The interest in in-vehicle Advanced Driver Assistance Systems (ADAS) is increasing. New systems such as Adaptive Cruise Controls and Collision Avoidance Systems are currently introduced at a rapid pace. ADAS can both substitute and complement traditional infrastructure based safety improving countermeasures. To exploit the full potential of these systems, it is necessary to estimate the systems future impact already at early development stages. This paper presents a traffic simulation framework for analysis of the aggregation of individual driver/vehicle behaviour due to ADAS to effects on the traffic system. Application of the simulation framework is exemplified by a study of centre line rumble strips on rural roads. The effects of physical milled rumble strips are compared to the effects of “virtual” in-vehicle rumble strips for both alert and sleep deprived drivers. The use of traffic simulation made it possible to study the combined impact of changes in drivers’ free driving speed, reaction time and overtaking behaviour. Indications that the different rumble strips have an impact on average journey speeds were found amongst the simulation results. Changes in safety indicators that can be related to changes in overtaking behaviour were also observed.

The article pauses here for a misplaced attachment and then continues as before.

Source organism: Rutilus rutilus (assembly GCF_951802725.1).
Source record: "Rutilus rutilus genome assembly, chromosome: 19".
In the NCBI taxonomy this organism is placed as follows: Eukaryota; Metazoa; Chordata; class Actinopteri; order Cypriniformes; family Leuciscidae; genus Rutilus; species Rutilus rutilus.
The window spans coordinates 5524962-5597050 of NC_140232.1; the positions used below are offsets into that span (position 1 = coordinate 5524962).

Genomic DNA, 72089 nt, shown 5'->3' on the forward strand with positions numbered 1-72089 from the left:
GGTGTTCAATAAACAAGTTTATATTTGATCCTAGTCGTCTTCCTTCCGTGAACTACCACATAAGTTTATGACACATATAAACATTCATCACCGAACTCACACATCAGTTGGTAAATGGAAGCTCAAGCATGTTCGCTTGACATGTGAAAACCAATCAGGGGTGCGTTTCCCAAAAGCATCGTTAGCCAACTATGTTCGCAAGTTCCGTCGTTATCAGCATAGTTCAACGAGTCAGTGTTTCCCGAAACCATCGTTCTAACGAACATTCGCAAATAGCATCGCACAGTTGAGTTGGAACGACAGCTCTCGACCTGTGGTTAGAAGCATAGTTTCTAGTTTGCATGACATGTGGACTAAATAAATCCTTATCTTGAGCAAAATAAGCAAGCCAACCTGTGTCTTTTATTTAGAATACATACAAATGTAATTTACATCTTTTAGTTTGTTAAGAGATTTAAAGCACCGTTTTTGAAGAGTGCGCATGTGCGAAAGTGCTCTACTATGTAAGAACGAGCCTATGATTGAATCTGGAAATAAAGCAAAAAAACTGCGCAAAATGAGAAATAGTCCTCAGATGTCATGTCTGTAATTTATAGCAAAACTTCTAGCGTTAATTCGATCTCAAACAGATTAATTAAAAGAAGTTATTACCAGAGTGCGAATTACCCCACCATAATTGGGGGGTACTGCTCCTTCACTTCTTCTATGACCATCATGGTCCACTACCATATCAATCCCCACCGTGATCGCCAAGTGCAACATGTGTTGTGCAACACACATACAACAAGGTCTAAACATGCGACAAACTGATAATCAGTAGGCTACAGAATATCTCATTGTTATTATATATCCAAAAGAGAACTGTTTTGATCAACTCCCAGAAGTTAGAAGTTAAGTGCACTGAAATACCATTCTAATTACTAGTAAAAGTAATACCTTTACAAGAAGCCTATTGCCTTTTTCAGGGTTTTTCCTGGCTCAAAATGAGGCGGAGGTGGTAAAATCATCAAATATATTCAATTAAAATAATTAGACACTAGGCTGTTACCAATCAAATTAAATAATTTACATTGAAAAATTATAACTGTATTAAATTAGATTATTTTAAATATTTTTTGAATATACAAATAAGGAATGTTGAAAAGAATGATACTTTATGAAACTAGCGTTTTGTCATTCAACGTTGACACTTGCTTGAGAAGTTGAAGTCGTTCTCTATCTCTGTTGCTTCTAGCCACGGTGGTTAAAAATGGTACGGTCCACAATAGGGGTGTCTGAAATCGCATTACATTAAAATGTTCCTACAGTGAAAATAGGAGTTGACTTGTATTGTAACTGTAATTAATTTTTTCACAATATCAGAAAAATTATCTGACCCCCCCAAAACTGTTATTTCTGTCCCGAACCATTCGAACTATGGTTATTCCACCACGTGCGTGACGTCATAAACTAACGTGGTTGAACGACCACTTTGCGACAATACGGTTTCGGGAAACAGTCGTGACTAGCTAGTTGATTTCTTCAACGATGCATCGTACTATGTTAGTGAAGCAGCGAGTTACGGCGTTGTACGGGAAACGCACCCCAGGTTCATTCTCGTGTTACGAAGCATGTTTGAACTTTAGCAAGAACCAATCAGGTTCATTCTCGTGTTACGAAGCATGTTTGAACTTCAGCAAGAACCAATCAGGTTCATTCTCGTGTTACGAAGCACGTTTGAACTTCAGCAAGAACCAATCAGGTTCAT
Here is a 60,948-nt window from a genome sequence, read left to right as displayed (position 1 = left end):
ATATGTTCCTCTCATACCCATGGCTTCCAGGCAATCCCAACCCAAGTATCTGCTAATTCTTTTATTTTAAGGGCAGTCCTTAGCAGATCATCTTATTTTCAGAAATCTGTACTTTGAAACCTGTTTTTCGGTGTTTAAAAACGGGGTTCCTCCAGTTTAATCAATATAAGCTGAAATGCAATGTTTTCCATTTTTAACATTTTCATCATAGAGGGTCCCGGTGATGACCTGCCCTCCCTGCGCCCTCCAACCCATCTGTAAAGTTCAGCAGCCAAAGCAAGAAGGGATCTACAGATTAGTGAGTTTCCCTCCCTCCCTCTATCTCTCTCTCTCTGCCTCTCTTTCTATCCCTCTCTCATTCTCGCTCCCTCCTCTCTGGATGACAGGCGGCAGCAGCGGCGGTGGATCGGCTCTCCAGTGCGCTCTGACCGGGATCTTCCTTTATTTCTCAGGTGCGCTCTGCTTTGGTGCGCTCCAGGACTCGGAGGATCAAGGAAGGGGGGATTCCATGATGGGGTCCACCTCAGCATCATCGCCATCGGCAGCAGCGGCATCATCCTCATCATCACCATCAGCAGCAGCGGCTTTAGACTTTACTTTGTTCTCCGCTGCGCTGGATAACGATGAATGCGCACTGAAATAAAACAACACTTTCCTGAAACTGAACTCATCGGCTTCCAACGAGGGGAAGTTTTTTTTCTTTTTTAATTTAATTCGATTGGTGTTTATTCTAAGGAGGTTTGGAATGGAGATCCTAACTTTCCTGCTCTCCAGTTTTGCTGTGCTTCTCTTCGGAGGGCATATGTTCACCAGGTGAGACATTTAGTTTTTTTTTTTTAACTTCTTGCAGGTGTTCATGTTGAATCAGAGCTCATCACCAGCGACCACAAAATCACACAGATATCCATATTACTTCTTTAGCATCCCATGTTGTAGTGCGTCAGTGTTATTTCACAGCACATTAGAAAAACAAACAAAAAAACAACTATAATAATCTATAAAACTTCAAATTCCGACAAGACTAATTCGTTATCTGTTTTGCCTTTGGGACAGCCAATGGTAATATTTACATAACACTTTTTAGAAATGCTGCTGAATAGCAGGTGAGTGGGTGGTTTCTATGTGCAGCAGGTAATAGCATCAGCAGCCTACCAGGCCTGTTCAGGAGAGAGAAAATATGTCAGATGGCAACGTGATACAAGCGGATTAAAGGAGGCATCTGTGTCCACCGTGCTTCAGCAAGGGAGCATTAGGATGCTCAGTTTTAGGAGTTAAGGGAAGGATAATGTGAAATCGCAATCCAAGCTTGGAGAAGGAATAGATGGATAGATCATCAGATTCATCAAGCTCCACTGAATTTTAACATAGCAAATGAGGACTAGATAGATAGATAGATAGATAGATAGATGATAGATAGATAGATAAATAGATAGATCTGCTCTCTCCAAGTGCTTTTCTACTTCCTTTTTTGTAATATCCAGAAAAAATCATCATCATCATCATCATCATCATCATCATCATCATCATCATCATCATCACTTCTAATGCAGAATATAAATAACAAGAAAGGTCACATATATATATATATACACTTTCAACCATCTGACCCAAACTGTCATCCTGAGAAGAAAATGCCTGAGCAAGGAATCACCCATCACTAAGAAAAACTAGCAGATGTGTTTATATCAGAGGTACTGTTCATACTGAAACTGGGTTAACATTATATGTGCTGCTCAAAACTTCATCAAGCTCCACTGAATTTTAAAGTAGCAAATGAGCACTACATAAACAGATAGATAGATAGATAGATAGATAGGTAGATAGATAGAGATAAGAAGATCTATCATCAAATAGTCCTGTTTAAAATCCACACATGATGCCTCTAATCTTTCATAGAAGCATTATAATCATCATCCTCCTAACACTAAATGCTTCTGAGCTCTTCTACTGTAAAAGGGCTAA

Keywords: traffic simulation; system effects; ADAS; rumble strip